Andrew Bird’s latest work, Heroes of Coastal Command: The RAF’s Maritime War 1939-1945, is an excellent collection of historical narratives from members of the Royal Air Force’s Coastal Command during World War II. Coastal Command’s primary task was the defense of British military interests on the ocean, such as providing protection for the Allied convoys. Bird joined the Army Reserves at the young age of 18, and later the Royal Air Force Reserves. He has presented, written, and acted as a consultant on historical documentaries, and became a member of the Society of Authors in 2003. The book follows the personal stories of different pilots and officers of the Coastal Command. Overall, the book contains nine chapters, with a centralized emphasis on the bravery of these men but does not form a single argument.

    Bird portrays service members such as Commander Jack Davenport, the only pilot of the Royal Australian Air Force to be awarded the George Medal for his heroic rescue of a pilot trapped in a burning aircraft. Another is that of Flying Officer Lloyd Trigg, a New Zealand recipient of the Victoria Cross. Trigg’s B-24 Liberator pressed an attack on the German U-468, despite the damage to his aircraft. After dropping its depth charges on the U-boat, the Liberator crashed into the sea with no survivors. Trigg’s Victoria Cross is the only one awarded based strictly on the testimony given by an enemy combatant. Still another story is of Lieutenant Alfred ‘Ken’ Gatward and Sergeant Gilbert ‘George’ Fern. Together, the pair flew a Beaufighter from Thorney Island, east of Portsmouth, England, to Paris. Their mission was to air drop a large French flag over the Arc de Triomphe. They were also to strafe the Ministère de la Marine, and upon flying over it after a successful attack, drop a second French flag before they turned back to England. This was an attempt to boost the morale of the subjugated citizens of Paris. These are just a few examples of the extraordinary actions taken by the men and women of the Royal Air Force described in this book.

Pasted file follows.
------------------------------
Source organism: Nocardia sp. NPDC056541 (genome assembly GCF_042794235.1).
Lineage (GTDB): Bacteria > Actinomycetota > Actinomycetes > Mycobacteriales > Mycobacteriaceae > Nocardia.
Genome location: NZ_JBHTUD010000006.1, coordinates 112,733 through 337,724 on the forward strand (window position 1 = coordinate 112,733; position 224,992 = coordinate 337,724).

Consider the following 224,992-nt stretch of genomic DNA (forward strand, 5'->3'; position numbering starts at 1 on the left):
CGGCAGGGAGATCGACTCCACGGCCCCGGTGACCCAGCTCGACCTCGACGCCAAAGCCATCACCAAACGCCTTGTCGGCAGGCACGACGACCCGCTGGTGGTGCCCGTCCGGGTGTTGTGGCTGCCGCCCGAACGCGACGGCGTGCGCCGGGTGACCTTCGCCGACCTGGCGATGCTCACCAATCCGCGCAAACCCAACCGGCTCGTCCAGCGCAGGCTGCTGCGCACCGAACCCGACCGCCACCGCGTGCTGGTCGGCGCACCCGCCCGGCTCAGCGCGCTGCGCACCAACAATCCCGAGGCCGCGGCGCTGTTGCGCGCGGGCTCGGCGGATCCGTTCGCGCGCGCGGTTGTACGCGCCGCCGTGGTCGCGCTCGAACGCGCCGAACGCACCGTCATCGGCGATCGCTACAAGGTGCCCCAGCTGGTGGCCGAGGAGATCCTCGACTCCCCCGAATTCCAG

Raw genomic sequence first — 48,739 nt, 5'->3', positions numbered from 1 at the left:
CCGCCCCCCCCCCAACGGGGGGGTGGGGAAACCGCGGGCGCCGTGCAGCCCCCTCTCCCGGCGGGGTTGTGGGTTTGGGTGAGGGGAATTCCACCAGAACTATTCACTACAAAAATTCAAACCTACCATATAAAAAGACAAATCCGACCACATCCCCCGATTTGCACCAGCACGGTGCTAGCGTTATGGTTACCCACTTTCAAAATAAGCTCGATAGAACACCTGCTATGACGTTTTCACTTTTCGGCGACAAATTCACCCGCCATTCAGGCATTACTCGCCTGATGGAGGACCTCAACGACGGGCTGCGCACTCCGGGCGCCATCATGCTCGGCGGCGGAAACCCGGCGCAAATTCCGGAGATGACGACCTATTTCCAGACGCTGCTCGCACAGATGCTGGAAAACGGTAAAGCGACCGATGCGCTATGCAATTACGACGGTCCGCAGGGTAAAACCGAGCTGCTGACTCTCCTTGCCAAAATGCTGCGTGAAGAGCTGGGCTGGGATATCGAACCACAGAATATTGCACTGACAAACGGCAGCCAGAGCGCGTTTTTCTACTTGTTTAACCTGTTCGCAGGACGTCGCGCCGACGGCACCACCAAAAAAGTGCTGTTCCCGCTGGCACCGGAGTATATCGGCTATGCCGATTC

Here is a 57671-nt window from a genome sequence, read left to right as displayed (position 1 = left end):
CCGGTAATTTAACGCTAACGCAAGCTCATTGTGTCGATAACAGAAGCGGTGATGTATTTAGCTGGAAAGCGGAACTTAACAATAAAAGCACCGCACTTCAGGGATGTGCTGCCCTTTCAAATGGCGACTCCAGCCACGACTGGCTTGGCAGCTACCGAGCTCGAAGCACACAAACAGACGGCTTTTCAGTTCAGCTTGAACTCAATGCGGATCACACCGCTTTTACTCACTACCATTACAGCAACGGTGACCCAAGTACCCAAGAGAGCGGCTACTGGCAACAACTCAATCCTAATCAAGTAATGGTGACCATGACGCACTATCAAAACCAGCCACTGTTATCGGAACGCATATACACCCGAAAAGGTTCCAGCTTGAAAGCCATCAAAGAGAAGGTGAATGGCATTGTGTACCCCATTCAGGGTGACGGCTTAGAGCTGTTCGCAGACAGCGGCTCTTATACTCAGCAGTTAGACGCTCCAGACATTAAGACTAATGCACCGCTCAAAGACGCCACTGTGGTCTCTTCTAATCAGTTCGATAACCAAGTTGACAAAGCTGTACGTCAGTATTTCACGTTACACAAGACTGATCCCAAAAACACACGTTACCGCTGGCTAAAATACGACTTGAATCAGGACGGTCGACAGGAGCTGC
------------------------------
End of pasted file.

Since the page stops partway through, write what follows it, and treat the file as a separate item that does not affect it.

Bird is meticulous with his facts. The book is filled with dialogue and small details that are well collected and researched. However, the chapters can be difficult for the casual reader to follow. Names, places, ranks, and abbreviations were heavily referenced, often with little to no context, making this work less comprehensible to those unfamiliar with history, the Royal Air Force, or British geography. The author is superfluous with details, which causes the overall flow of the historical narrative to be cumbersome. With the limited page count of the book, the author’s inefficient economy of words proves especially detracting.

    The critiques should not amount to a denunciation; quite the contrary. The author’s excellent sources include military documents, unpublished memoirs, private diaries, newspapers, and archival sources. However, the book is not making a historical argument; it is simply communicating a story. Thus, Bird wrote a thoroughly informative narrative of the brave heroes of Coast Command.